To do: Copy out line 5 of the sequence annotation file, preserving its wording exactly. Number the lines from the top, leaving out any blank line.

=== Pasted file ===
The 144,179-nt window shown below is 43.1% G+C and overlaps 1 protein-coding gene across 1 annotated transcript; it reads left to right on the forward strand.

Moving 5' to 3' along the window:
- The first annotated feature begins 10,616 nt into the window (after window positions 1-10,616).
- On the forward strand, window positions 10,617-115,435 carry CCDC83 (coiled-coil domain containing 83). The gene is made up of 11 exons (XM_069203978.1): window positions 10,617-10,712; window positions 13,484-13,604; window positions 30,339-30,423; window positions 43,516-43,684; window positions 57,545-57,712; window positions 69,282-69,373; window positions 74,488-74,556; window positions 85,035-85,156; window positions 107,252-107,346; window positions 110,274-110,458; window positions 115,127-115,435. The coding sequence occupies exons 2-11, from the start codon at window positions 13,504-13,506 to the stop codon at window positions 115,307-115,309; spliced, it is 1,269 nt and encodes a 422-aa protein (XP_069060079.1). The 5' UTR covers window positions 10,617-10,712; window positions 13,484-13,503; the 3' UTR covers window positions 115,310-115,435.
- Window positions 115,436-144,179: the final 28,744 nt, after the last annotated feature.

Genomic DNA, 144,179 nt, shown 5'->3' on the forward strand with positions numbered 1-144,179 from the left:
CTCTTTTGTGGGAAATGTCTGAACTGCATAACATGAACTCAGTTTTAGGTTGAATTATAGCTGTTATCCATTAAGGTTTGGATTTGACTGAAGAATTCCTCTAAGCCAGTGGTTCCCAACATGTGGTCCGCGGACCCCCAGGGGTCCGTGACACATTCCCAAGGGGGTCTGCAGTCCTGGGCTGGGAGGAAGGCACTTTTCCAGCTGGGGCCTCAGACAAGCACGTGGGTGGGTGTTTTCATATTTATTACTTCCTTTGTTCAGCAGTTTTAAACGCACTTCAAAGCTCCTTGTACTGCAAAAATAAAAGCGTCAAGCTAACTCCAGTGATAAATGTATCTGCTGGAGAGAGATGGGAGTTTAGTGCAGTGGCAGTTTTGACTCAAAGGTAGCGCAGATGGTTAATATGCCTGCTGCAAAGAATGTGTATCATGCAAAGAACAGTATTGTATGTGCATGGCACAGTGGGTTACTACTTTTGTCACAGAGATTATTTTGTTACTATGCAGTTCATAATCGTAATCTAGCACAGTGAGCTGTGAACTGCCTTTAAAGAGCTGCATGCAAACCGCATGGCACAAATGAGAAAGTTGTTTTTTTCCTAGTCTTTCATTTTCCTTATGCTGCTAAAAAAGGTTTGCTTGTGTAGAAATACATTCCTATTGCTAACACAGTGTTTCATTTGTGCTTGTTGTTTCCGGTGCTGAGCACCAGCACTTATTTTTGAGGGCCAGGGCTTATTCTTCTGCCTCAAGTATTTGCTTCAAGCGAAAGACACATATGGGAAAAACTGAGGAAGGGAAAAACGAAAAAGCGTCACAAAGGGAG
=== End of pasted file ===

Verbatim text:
- Window positions 115,436-144,179: the final 28,744 nt, after the last annotated feature.